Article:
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of those preparatory schools is to get the boys through their examinations, not as a means, but as an end. They are therefore all organized on one plan. To that plan there is no exception; nor practically can there be any exception. The requirements for admission are such that the labor of preparation occupies fully the boy's study-hours. He is not overworked, perhaps, hut when his tasks are done he has no more leisure than is good for play; and you can not take a healthy boy the moment he leaves school and set him down before tutors in German and French. If you do, he will soon cease to be a healthy boy; and he will not learn German or French. Over-education is a crime against youth. But Harvard College says, "We require such and such things for admission to our course." First and most emphasized among them are Latin and Greek. The academies accordingly teach Latin and Greek; and they teach it in the way to secure admission to the college. Hence, because of this action of the college, the schools do not exist in this country in which my children can learn what my experience tells me it is all-essential they should know. They can not both be fitted for college and taught the modern languages. And, when I say "taught the modern languages," 1 mean taught them in the world's sense of the word, and not in the college sense of it, as practiced both in my time and now. And, here let me not be misunderstood, and confronted with examination papers. I am talking of really knowing something. I do not want my children to get a smattering knowledge of French and of German, such a knowledge as was and now is given to boys of Latin and Greek; but I do want them to be taught to write and to speak those languages, as well as to read them—in a word, so to master them that they will thereafter be tools always ready to the hand. This requires labor. It is a thing which can not be picked up by the wayside, except in the countries where the languages are spoken. If academies in America are to instruct in this way, they must devote themselves to it. But the college requires all that they can well undertake to do. The college absolutely insists on Latin and Greek. . . .

But I now come to what in plain language I can not but call the educational cant of this subject. I am told that I ignore the severe intellectual training I got in learning the Greek grammar, and in subsequently applying its rules; that my memory then received an education which, turned since to other matters, has proved invaluable to me; that accumulated experience shows that this training can be got equally well in no other way; that, beyond all this, even my slight contact with the Greek masterpieces has left with me a subtile but unmistakable residuum, impalpable perhaps, but still there, and very precious; that, in a word, I am what is called an educated man, which, but for my early contact with Greek, I would not be.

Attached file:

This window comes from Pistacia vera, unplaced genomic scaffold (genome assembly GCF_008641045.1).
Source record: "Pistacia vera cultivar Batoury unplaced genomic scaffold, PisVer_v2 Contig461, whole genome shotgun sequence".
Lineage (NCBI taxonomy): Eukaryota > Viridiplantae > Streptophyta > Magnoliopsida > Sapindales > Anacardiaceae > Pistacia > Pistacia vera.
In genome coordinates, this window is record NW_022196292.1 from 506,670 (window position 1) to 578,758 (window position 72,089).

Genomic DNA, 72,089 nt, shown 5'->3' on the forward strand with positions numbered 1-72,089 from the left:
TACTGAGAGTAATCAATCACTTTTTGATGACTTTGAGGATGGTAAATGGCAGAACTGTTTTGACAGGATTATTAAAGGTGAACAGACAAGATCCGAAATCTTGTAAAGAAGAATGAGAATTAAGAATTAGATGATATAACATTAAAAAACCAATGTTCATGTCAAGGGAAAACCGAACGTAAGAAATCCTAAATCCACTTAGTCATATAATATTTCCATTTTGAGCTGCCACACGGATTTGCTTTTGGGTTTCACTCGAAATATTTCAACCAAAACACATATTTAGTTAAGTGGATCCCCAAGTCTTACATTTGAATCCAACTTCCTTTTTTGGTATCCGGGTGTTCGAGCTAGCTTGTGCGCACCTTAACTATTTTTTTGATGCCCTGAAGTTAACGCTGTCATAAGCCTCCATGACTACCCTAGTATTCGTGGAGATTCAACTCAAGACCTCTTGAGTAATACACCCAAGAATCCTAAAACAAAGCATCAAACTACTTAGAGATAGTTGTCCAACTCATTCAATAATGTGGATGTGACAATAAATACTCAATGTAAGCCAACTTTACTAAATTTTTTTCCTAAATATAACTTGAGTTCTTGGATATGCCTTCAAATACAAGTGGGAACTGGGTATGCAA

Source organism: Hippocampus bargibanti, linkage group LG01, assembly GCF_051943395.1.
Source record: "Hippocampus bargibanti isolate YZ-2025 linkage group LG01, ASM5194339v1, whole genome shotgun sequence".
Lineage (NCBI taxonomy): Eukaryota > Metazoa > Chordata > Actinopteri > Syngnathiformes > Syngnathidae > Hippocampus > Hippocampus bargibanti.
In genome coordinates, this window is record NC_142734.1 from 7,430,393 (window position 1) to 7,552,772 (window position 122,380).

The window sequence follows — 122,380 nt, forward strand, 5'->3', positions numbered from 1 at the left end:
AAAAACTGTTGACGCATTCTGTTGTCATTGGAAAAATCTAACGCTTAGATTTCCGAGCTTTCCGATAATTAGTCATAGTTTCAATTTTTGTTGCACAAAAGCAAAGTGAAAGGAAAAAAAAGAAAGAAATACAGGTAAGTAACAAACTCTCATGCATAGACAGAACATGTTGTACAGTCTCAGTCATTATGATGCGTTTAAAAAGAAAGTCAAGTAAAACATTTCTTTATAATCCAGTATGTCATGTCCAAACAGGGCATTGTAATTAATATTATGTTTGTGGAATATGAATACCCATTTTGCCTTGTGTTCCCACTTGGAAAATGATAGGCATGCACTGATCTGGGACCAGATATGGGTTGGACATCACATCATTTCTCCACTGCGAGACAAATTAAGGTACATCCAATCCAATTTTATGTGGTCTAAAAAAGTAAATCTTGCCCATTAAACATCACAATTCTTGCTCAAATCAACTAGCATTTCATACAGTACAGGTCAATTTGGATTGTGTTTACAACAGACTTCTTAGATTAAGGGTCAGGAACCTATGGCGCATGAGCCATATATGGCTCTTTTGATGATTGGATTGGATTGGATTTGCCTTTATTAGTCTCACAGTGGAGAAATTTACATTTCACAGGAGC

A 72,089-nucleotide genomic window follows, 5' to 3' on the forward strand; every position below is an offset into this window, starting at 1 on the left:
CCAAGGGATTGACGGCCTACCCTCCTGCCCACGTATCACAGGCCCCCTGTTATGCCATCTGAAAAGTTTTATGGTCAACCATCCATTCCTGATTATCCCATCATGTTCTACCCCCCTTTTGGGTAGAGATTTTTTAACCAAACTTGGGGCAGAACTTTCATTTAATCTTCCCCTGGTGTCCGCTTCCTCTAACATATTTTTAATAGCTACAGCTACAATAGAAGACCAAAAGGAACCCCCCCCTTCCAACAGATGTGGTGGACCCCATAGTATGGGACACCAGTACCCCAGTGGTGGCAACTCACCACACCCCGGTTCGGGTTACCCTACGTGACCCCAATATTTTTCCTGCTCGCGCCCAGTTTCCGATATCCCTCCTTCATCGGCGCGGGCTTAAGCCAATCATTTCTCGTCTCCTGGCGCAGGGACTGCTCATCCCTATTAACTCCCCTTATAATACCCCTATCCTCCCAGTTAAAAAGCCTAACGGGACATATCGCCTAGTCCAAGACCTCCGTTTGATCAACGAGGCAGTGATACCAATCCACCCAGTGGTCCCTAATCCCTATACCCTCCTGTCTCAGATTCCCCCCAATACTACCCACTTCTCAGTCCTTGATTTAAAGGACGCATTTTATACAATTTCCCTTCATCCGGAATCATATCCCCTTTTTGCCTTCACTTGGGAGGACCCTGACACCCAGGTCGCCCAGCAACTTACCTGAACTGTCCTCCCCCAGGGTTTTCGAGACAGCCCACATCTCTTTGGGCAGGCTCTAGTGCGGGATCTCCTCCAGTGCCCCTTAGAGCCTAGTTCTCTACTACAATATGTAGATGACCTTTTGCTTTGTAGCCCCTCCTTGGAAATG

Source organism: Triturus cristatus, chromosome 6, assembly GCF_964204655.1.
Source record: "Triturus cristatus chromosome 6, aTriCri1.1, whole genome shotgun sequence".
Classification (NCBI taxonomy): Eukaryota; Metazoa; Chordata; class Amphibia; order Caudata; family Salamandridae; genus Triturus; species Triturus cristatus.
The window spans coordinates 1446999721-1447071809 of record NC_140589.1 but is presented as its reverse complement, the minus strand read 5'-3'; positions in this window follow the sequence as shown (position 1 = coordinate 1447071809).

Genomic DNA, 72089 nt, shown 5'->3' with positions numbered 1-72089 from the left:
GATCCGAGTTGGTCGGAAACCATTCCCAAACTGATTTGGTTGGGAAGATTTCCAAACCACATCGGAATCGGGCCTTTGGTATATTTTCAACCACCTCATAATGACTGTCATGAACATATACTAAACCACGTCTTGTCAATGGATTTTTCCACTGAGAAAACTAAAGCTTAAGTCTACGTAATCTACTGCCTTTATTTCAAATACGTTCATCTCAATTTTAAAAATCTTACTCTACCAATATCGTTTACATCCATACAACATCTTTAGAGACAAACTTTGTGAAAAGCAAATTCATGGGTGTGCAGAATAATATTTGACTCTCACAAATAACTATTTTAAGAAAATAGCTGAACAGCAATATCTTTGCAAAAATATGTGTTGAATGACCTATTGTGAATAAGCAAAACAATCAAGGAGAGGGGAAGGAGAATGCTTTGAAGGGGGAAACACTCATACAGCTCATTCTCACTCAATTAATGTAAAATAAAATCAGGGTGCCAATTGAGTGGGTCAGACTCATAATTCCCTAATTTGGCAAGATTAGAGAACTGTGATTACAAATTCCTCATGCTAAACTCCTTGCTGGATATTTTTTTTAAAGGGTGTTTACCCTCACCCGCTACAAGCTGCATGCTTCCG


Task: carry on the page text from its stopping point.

It was Dr. Johnson, I believe, who once said, "Let us free our minds from cant," and all this, with not undue bluntness be it said, is unadulterated nonsense. The fact that it has been and will yet be a thousand times repeated can not make it anything else. In the first place, I very confidently submit, there is no more mental training in learning the Greek grammar by heart than in learning by heart any other equally difficult and, to a boy, unintelligible book. As a mere work of memorizing, Kant's "Critique of Pure Reason" would be at least as good. In the next place, unintelligent memorizing is at best a most questionable educational method. For one, I utterly disbelieve in it. It never did me anything but harm; and learning by heart the Greek grammar did me harm—a great deal of harm. While I was doing it, the observing and reflective powers lay dormant; indeed, they were systematically suppressed. Their exercise was resented as a sort of impertinence. We boys stood up and repeated long rules, and yet longer lists of exceptions to them, and it was drilled into us that we were not there to reason, but to rattle off something written on the blackboard of our minds. The faculties we had in common with the raven were thus cultivated at the expense of that apprehension and reason which, Shakespeare tells us, make man like the angels and God. I infer this memory-culture is yet in vogue, for only yesterday, as I sat at the commencement-table with one of the younger and more active of the professors of the college, he told me that he had no difficulty with his students in making them commit to memory; they were well trained in that. But when he called on them to observe and infer, then his troubles began. They had never been led in such a path. It was the old, old story—a lamentation and an ancient tale of wrong. There are very few of us who were educated a generation ago who can not now stand up and glibly recite long extracts from the Greek grammar; sorry am I to say it, but these extracts are with most of us all we have left pertaining to that language. But, as not many of us followed the stage as a calling, this power of rapidly learning a part has proved but of questionable value. It is true, the habit of correct